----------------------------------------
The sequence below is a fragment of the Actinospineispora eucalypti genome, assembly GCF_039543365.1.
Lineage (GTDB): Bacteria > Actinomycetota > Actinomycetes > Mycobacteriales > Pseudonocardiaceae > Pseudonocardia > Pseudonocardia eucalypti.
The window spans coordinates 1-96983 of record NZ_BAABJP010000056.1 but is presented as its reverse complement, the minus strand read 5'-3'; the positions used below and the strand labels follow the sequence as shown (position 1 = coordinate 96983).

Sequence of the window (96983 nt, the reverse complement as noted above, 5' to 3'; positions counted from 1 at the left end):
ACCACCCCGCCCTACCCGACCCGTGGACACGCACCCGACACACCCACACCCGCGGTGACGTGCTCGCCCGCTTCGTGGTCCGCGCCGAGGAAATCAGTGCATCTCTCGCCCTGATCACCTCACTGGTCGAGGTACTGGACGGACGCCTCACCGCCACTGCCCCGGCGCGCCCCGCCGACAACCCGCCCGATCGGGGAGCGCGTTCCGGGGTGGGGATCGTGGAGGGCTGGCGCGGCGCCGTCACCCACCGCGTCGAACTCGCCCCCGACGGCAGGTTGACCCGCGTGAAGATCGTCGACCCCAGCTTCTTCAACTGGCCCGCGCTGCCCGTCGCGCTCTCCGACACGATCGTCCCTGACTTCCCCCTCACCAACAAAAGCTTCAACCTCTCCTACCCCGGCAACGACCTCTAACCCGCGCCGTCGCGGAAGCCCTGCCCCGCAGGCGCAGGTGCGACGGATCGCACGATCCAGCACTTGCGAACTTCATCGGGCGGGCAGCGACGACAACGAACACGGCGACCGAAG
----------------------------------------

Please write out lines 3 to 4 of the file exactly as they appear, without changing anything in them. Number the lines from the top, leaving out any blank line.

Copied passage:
The window spans coordinates 1-96983 of record NZ_BAABJP010000056.1 but is presented as its reverse complement, the minus strand read 5'-3'; the positions used below and the strand labels follow the sequence as shown (position 1 = coordinate 96983).

Sequence of the window (96983 nt, the reverse complement as noted above, 5' to 3'; positions counted from 1 at the left end):